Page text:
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Write A Book On Your iPad

Write A Book On Your iPad

You want to write a book. Can you do it on your iPad? I heard that one writer wrote a bestseller on her phone, but nevertheless my reaction to writing an entire book on an iPad would be: heck, no!

That said, I do spend a lot of time writing in Evernote on my phone and iPad, so I may need to rethink that attitude. Maybe you could write a book in Evernote. Here’s an example of someone who did that:

”For author and chief Business Insider correspondent Nicholas Carlson, Evernote was the primary tool he used to write a 93,000 word book. In six weeks.”

Uh huh. (Confession: the thought of writing an entire book in Evernote makes me cringe. I’ve been a Scrivener fan since the app hatched, and have no wish to change. I’m comfortable in Scrivener.)

Unfortunately, Scrivener hasn’t come out with their iPad app yet. Ulysses has.

Ulysses for iPad can help you write your book

I love Ulysses for Mac, especially their new update, and Ulysses is now an iPad app.

Bestselling author David Hewson loves the iPad app:

“I’ve never been a great fan of typing on the iPad but Ulysses has changed my opinion. This is very good for writing thanks to an extended keyboard. The best way to learn what this does is to play with it. First, get used to the very handy way it offers for moving through text. Just swipe right and left in the space bar and the cursor moves through your words. This is much easier than trying to click on the screen. There’s a configurable word count on the left followed by shortcuts above the letter keys for adding markup and common punctuation.”

I’m not a fan of typing on the iPad either, but if David says it works, I may need to try it.

What about you? Could you write a book on an iPad?

Are you taking advantage of the boom in short fiction?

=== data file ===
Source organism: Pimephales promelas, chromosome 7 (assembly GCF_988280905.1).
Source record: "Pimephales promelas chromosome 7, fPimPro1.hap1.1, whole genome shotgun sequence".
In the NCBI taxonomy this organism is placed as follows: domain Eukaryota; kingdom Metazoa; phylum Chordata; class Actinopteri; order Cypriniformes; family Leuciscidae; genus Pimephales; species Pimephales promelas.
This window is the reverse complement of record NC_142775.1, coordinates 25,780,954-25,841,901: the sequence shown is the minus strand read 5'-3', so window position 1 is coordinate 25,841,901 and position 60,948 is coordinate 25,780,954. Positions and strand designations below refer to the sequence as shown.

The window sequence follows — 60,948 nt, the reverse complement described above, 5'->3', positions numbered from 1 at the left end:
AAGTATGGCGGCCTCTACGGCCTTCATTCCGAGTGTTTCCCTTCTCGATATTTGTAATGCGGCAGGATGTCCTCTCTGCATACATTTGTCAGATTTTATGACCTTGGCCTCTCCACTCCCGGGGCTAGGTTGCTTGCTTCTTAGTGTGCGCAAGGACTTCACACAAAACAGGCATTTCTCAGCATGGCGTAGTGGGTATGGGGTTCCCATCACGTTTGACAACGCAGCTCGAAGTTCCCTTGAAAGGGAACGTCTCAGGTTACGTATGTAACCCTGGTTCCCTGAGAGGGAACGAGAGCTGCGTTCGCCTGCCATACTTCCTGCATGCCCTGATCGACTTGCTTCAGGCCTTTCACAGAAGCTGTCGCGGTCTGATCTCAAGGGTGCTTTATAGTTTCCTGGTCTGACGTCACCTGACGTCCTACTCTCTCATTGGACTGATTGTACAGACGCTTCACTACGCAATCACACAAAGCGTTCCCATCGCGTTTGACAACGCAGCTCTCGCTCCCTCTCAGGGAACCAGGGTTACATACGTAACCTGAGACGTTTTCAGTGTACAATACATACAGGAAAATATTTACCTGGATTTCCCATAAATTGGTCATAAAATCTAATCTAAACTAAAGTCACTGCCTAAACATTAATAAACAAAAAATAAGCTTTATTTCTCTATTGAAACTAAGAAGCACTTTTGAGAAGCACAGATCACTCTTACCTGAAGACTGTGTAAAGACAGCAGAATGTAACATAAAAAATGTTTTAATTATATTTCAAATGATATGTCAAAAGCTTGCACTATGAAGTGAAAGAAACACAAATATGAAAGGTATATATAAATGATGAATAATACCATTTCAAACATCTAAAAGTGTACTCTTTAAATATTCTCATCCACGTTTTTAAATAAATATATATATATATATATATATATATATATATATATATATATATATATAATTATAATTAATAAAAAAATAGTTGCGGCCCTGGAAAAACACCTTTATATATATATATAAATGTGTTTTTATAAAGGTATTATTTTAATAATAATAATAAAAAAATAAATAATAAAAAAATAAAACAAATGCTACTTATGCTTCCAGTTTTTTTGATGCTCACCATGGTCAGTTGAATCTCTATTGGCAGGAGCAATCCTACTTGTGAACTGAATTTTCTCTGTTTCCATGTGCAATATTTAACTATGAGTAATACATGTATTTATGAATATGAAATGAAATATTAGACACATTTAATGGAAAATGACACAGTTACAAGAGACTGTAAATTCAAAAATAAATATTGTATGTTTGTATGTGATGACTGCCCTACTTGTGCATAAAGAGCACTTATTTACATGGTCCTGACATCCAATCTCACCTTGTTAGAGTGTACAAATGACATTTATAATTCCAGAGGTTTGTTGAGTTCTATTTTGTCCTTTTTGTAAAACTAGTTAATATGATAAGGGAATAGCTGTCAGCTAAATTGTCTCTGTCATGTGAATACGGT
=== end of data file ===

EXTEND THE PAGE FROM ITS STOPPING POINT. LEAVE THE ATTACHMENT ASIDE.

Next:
According to Samuel Johnson, “no one but a blockhead wrote except for money”, and if you’re looking for a way to boost your fiction income, consider writing SHORT fiction.

, on Twitter: @angee, and find Angela on Pinterest, too.

How to profit from your writing: online store.

When you’re writing historical romance  (or anything historical), please research.

I’ve been writing Regencies, and the material on the Web which is available at a click is mind-blowing. To repeat… the material is available at a click. Yes, confirm information  from a few sources, but do try to get your facts right. You’ll make mistakes. As a reader, I’ll forgive a lot, but not a constant stream of errors.

I enjoyed this review, although I wager the book’s author didn’t:

“4) Here’s a few more – they are installed in the house owned by the Marquess, formerly belonging to his grandmother, and none of the society gossip-mongers wonders about this? And her mother’s old friend, Lady Caroline, offers to get them vouchers for Almacks? Not if she isn’t a patroness she won’t. And what is the deal with a bunch of men suddenly paying visits to the 5 women in their home? Without ever being introduced, since they had not yet been into society? I don’t think so. Just as they would have had a hard time being invited to the Duchess of Dorset’s ball without having been properly introduced and vetted for their acceptability into society first.”

My apologies to the book’s author for calling out this review. I haven’t read the book. For all I know it’s excellent,  but  I’m using the review to point out the importance of research.

If you’re writing historicals, read others’ reviews of books set in your time period. You’ll soon get a feel for the woeful mistakes which rile readers.

Here’s what annoys me about this kind of thing: the author spends a lot of time writing the best book he or she can. With just a tiny amount of care, the book could be so much better — and sell better — and one-star reviews could be avoided.

, on Twitter: @angee, and find Angela on Pinterest, too.

Get coaching, and build your skills at Angela’s online store.